Is it Time For The Maple Leafs to Make a Goalie Change?

(Photo courtesy of theScore)

By Lukas Hardonk (@LukasHardonk)

The Toronto Maple Leafs went into Tuesday night’s game against the Florida Panthers on a high and well-refreshed following the National Hockey League’s Christmas break, or so everyone thought. Many factors contributed to the Leafs’ sudden loss to the Panthers, including poor goaltending.

The first goal came less than two minutes into the first period─1:57 to be exact. Erik Gudbranson rifled a shot from the blue line; it appeared to be tipped by Michal Repik, although credit was given to Gudbranson in the end.

The Leafs tied the game at ones early in the second period off of a goal from Mikhail Grabovski, only to see Bill Thomas give the Panthers a 2-1 lead 19 seconds later off a botched breakaway deke.

After that, the Panthers put it to the Maple Leafs. Power play goals from Jason Garrison and Kris Versteeg eventually made it 4-1 before Dion Phaneuf managed to cut the lead in half. It then appeared as though the Leafs had some life, only to fall 5-3 in the end.

While there were a few bright spots in the Leafs’ loss, such as Grabovski’s two goals and the final shot count (32-26 in favour of the Maple Leafs), there were too many lapses.

One dud on Tuesday night was goalie James Reimer, who was given the heave-ho after he allowed three goals on the Panthers’ first eight shots. It was then Jonas Gustavsson’s turn to play; he allowed two goals on 18 shots and fared much better than Reimer.

This has quickly re-opened the goaltending debate in Toronto. Some would tell you that Reimer deserves to start because those in front of him haven’t played all too well since his return, while others would say that Gustavsson should be between the pipes since he has been strong recently following a very slow start to the season.

It is a question that arises each season in every NHL city, but with the media-frenzy and impatient fan base that surrounds the Maple Leafs, one bad game signals the beginning of a heated debate.

In 15 games this season, Reimer hasn’t exactly flourished. With a 2.94 goals against average and a .901 save percentage, it’s a wonder that he led all goalies in NHL All-Star balloting as of December 20. However, remember that old saying about how statistics don’t lie? Well, maybe this is a case where they do.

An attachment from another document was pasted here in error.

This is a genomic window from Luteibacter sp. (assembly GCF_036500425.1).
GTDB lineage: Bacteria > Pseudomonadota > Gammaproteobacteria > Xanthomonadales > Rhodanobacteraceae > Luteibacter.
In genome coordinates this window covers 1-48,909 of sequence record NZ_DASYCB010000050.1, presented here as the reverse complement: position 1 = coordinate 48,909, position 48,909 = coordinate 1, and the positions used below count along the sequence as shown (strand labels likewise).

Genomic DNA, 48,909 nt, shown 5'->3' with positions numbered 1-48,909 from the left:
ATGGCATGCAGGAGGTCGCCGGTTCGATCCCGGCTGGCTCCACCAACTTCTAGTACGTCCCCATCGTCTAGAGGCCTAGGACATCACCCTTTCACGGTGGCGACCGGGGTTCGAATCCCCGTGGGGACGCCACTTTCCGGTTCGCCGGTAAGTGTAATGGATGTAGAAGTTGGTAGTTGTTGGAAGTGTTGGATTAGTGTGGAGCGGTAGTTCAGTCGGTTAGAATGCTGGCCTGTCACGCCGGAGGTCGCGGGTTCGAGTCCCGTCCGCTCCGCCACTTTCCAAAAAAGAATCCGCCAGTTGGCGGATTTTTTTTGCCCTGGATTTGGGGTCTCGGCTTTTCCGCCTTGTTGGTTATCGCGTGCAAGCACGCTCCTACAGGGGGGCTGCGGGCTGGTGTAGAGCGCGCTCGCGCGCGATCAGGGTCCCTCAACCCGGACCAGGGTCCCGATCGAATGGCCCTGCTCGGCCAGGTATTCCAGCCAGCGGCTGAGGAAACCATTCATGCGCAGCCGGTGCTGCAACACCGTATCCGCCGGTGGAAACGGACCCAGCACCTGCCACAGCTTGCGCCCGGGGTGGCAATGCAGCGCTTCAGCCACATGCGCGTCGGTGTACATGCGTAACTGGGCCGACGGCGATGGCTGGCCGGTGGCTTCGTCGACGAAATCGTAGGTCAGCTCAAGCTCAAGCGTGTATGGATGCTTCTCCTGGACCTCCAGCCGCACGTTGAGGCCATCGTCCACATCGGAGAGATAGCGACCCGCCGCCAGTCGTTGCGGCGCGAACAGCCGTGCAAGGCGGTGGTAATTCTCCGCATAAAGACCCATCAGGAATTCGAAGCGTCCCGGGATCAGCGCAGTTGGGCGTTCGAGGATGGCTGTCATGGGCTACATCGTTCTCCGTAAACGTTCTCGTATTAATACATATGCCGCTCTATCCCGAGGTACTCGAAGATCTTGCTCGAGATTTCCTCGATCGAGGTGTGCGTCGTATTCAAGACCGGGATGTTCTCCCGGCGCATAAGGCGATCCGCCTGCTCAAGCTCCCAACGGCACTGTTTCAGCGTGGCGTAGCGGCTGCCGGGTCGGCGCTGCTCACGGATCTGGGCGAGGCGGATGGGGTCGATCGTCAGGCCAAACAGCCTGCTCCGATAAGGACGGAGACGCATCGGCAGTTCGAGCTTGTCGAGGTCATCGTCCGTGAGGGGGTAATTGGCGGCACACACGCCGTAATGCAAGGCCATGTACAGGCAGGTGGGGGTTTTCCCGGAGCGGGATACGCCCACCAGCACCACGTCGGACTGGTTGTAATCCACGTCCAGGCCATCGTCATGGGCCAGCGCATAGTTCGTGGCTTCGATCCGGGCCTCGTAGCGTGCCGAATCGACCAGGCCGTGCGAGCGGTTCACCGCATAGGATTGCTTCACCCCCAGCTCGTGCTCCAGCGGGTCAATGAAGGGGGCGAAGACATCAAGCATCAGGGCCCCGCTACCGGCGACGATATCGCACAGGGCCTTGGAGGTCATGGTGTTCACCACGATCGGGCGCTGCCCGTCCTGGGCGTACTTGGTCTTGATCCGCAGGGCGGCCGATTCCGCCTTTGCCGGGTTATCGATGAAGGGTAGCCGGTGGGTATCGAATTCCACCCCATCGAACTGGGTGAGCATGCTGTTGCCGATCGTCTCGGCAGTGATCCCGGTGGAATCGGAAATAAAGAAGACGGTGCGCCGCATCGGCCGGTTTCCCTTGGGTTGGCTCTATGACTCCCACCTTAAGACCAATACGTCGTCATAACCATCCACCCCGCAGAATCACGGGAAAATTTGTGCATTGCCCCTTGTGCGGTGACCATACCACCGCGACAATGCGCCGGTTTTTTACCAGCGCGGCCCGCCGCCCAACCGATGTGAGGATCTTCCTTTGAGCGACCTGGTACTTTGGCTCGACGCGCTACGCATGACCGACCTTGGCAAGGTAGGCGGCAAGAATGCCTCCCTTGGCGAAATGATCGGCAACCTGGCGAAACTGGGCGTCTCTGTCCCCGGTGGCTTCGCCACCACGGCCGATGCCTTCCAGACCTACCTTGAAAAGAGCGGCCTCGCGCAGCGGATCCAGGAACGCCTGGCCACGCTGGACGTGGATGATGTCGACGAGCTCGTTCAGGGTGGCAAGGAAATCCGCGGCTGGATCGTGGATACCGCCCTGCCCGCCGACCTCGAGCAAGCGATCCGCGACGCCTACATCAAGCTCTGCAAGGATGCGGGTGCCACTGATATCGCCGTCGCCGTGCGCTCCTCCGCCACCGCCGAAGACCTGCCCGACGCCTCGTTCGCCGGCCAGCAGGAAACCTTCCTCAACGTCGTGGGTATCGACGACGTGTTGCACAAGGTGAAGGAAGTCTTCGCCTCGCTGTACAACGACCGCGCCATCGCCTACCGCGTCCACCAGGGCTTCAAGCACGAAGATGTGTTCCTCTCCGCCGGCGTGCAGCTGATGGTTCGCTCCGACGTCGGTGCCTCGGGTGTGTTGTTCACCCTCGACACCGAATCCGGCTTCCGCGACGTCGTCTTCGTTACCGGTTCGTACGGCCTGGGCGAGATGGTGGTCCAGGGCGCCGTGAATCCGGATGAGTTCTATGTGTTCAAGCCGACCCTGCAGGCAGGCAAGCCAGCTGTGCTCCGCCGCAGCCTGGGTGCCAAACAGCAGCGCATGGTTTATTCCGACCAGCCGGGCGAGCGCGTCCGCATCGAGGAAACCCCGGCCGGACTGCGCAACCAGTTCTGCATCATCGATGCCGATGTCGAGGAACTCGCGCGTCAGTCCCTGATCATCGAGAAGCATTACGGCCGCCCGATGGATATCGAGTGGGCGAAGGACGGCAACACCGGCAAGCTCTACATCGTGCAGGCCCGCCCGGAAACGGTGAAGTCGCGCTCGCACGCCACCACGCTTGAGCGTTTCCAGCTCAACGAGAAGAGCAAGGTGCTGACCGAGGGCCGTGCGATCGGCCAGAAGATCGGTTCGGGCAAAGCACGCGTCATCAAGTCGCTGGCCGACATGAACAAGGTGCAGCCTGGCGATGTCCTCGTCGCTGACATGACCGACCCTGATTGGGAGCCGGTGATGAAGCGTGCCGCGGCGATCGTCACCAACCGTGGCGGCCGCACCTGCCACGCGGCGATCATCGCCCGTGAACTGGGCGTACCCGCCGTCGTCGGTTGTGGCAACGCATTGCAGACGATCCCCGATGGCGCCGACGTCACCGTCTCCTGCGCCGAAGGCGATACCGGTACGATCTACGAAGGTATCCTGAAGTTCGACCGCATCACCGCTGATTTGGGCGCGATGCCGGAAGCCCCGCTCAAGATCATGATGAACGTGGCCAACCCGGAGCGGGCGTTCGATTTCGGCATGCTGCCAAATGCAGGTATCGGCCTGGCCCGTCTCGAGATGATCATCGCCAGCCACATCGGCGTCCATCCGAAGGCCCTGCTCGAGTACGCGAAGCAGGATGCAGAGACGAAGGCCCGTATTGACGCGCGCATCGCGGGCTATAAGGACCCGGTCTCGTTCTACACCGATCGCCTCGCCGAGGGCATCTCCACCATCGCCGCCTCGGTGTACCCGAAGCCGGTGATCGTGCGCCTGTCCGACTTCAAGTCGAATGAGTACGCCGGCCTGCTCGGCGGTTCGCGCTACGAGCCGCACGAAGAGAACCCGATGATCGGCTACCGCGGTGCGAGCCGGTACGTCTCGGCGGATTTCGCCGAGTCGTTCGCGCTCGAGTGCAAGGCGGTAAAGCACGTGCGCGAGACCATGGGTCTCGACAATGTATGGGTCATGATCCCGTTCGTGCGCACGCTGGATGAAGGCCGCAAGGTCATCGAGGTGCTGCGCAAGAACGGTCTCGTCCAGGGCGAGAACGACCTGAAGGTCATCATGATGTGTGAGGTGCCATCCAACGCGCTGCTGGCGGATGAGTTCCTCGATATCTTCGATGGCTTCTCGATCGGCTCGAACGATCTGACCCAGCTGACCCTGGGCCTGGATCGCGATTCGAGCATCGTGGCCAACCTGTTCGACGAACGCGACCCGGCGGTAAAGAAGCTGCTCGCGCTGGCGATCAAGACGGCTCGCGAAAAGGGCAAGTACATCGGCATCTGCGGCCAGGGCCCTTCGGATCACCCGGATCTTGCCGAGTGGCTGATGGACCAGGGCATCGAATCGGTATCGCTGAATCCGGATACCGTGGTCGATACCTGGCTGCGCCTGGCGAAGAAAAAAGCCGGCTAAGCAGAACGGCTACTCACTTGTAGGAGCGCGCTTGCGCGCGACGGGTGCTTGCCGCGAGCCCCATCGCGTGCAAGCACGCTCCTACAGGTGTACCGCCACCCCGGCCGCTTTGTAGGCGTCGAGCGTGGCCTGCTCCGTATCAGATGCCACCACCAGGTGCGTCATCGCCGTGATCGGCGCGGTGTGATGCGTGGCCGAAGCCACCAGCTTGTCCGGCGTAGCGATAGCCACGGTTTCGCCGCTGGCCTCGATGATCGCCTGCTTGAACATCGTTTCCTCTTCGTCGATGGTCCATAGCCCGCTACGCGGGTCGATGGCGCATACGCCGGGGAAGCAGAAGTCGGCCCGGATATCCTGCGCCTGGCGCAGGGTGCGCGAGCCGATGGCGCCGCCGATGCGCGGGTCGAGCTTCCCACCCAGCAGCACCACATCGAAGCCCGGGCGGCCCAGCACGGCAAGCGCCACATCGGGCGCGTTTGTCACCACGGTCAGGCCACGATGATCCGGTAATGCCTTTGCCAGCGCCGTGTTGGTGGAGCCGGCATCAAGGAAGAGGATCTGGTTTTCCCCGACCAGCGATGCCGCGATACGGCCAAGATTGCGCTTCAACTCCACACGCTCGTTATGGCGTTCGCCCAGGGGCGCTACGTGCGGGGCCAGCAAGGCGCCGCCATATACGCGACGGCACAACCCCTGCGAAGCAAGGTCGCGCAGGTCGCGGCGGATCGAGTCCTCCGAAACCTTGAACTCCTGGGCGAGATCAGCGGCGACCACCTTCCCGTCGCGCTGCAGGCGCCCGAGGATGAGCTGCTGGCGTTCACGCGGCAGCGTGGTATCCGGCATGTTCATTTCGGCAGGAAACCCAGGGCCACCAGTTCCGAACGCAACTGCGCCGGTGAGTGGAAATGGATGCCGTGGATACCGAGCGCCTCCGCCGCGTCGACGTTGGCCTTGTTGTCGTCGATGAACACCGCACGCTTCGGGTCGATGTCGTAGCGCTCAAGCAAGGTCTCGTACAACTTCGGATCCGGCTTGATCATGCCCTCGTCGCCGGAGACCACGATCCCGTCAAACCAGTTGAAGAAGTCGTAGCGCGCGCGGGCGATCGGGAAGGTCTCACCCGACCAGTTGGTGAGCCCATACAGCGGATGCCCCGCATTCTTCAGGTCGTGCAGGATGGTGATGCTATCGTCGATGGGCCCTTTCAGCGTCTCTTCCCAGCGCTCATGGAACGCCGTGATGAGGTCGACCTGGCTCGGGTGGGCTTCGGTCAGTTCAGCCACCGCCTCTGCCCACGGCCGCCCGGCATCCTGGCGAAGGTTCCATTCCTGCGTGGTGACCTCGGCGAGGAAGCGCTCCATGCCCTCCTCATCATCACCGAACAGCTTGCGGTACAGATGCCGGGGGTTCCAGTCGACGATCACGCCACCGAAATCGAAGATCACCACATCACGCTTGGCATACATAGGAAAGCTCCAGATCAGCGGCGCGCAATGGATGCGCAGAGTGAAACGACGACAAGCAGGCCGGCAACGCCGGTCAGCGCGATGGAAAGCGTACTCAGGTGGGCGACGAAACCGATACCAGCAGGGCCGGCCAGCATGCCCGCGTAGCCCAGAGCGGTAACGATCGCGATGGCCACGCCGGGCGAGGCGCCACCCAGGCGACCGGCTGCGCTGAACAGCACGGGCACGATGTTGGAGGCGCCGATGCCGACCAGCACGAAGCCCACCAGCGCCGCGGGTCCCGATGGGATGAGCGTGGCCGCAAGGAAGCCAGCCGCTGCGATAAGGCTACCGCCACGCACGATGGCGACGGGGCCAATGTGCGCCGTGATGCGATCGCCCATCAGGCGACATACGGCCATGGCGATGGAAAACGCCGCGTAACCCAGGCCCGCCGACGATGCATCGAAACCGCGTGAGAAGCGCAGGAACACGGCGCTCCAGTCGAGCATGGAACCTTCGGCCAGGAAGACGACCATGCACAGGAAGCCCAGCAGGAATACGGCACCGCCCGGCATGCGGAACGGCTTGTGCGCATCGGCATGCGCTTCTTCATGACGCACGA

Going into Tuesday night’s game against the Panthers, Reimer had faced 30 or more shots in eight of his 14 starts, and two others where he went up against 29. These totals include two occasions where the opposing team has landed 42 shots on him.

Many of the 41 goals that Reimer has allowed over the course of the season have been completely avoidable. One example of this is the defencemen ahead of him failing to clear the front of the net, resulting in shots that Reimer can’t see or ones that are deflected in front (see: Gudbranson goal on Tuesday night; it still appears that Repik tipped the puck past Reimer).

The fact that Reimer plays for the league’s worst penalty killing team doesn’t help, either.

That’s not to completely defend the man some people refer to as Optimus Reim, though, as he could still make some improvements in net. Similar to deflected shots, there was an example of this in Tuesday’s game as well, when Bill Thomas came in on a breakaway that anybody could stop.

The Leafs have struggled to win with Reimer in net at times. Now just one point inside of a playoff spot and unable to risk anything, is it time for Gustavsson to get a chance?

Here’s the bottom line: James Riemer has won two of his last three starts and made 40 saves in an overtime loss to the Los Angeles Kings four games ago. So he had one bad game─every goalie does and it’s their job to rebound from it and win the next time out.

With so much on the line even though we aren’t quite half way trough the season, does it really make sense to turn to a goalie who has been shaky for much of the season over your number one because of one poor outing? Certainly not.

Instead, clean up play in the defensive zone and give the goalie a chance to win, and that’s exactly what the Leafs haven’t done.

Follow Lukas on Twitter @LukasHardonk for more Maple Leafs coverage.

One Response to Is it Time For The Maple Leafs to Make a Goalie Change?

  1. Pingback: Maple Leafs Face Hurricanes in Crucial Road Game « The Hockey Guys

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